Latest Live Episodes
How To Migrate Test FrameworksMon, 30 Mar
We have NodeUnit and Mocha both running against our back-end tests. Now we need migrate our tests off of NodeUnit and onto Mocha. It’s more straightforward than it sounds. We discuss the Lava Flow anti-pattern, how to avoid it (and why you might not want to), migrate the code, and create a wrapper for our assertion library too.
From NodeUnit to MochaWed, 25 Mar
Our back-end tests use NodeUnit and it isn’t serving our needs. We already use Mocha for our front-end tests, and it’s working well for us, so we’re going to switch our back-end code to Mocha as well. We start out by reviewing the two frameworks and our transition strategy, then get Mocha up and running.
External DependenciesMon, 23 Mar
We start a new chapter on test infrastructure and migrating test frameworks. First, though, a little detour: Selenium doesn’t work with the new version of Firefox. How can we automatically check and document these sorts of external dependencies? We get it done.
Front-End Frameworks: Ember.js (Part I)Fri, 6 Mar
Ember.js is a framework for, in their words, “ambitious web applications.” But is it going to cause more trouble than it’s worth? We start a two-part deep-dive into Ember. In this episode, Ember fundamentals. We look at a “Hello World” app, components, modularity, testing, and the challenges of escaping Ember’s assumptions.
Everything you need for a great development environment in 2015 and beyond. This episode brings all my front-end workflow recommendations together into a complete package that’s updated with my latest recommendations. Topics include reproducible builds, continuous integration, linting, front-end modules, and cross-browser testing.
Front-End Frameworks: AngularJS (Part III)Fri, 2 Jan
We conclude our investigation into AngularJS’s impact on design and architecture. In this episode, we bring in our pre-existing persistence layer and use it to coordinate changes across our application. We also create a custom form field that uses domain-driven validation. Does AngularJS play well with our architecture? Should you use it? We render our verdict.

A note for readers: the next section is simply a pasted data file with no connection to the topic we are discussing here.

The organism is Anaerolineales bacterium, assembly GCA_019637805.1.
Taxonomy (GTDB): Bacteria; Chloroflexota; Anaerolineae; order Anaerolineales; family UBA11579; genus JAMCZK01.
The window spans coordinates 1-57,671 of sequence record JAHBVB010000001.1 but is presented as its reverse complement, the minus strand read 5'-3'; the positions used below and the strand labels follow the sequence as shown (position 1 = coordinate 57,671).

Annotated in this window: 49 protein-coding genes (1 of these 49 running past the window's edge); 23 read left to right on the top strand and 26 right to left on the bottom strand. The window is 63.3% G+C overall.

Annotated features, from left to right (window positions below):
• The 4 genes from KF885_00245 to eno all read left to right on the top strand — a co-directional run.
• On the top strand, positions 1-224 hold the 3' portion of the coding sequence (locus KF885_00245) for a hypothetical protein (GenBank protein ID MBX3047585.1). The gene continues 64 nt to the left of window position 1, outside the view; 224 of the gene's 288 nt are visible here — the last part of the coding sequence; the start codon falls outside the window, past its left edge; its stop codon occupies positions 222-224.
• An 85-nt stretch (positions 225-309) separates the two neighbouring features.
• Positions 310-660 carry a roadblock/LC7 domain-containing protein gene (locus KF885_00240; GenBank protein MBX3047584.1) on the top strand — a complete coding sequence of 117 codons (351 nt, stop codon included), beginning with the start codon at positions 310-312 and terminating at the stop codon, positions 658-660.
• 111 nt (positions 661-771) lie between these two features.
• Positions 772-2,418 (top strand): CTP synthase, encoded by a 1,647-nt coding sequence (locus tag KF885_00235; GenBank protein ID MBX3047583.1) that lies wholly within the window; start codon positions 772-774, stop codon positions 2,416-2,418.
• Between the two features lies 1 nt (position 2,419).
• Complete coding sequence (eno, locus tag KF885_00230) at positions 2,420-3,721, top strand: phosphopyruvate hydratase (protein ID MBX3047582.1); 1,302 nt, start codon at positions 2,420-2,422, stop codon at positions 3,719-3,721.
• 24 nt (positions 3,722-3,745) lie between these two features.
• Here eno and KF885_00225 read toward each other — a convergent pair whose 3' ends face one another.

An in-depth screencast about
I will be using it as *the* goto reference for
any JS development for some time to come.
It has the right number of details that you don’t get by
reading book but only working with exceptional people.
I like the variety of technologies used and the
complete integration of them shown together.
I like seeing *all* aspects of the development:
the dead ends, the surprises, the wins, etc.
Quality is excellent, and I love that I can
download them and not have to stream them.
What is Test-Driven Development?
Who am I?
I’m James Shore. I’ve been building applications using test-driven development and other Agile techniques for over 13 years. I’m a recipient of the Agile Alliance’s Gordon Pask Award for Contributions to Agile Practice and I wrote a book called The Art of Agile Development.
What You Get
This screencast series focuses on rigorous, professional web development. That means test-driven development, of course, and also techniques such as build automation, continuous integration, refactoring, and evolutionary design. We support multiple browsers and platforms, including iOS, and we use Node.js on the server. The testing tools we’re using include NodeUnit, Mocha, expect.js, Karma, and PhantomJS.
All videos are DRM-free, viewable on the web and downloadable, and all source code is included.
The “Live” Channel
The series consists of three main channels. “Recorded Live” episodes are a live recording of an application as it’s developed, with commentary. I edit out dead-ends and time spent in research so each episode is focused and meaningful. Each “Live” episode is about 15 minutes long and comes out twice per week, on Monday and Wednesday.
The application itself is a real-time multi-user drawing application, developed from scratch and continually enhanced in each episode.
In addition to the “Live” episodes, you also get a special “Lessons Learned” or “The Lab” episode every month.
“Lessons Learned” episodes are for people wanting a refresher, a quick reference, or who simply want to catch up. They provide a distilled look at a specific topic, such as automating Lint, testing a Node.js server, or automating cross-browser testing.
“The Lab” is about exploration and experimentation. These episodes examine topics that don’t fit into the other two channels.
I have learned so much more than I expected.
I really enjoy your approach to screencasting and
wish the series wouldn’t end some day.